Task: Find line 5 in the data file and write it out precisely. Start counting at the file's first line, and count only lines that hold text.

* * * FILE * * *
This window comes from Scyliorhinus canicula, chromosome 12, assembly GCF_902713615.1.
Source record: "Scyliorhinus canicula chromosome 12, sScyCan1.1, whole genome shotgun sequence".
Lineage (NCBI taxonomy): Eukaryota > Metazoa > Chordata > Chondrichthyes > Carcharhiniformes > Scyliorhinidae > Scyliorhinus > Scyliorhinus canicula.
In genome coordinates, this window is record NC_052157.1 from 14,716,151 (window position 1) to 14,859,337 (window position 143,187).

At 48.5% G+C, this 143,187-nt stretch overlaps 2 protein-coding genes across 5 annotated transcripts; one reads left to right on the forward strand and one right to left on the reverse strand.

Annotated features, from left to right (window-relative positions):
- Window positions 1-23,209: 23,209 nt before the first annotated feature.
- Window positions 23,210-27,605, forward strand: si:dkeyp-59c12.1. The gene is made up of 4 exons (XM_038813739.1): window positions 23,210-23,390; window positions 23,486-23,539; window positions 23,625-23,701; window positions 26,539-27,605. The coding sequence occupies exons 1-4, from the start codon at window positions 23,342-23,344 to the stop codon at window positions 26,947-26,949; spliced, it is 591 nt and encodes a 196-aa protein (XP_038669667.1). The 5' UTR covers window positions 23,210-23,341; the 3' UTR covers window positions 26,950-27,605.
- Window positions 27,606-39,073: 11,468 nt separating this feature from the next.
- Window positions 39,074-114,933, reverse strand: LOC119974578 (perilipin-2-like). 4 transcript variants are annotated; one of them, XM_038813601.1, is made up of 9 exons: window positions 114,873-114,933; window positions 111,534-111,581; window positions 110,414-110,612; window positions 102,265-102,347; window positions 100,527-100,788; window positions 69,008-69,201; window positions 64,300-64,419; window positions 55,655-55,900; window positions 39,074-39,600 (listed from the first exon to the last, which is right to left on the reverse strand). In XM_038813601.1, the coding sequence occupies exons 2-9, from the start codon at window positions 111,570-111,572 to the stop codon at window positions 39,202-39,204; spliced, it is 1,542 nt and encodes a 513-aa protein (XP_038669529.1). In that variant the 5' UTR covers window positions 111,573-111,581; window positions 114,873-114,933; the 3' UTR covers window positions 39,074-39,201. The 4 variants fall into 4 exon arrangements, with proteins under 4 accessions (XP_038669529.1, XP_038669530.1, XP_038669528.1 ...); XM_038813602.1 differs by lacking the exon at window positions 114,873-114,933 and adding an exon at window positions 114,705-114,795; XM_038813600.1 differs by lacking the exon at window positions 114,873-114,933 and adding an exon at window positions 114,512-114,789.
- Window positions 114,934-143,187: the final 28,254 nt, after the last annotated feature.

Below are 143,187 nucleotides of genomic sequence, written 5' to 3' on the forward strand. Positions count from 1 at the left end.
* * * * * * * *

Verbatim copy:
At 48.5% G+C, this 143,187-nt stretch overlaps 2 protein-coding genes across 5 annotated transcripts; one reads left to right on the forward strand and one right to left on the reverse strand.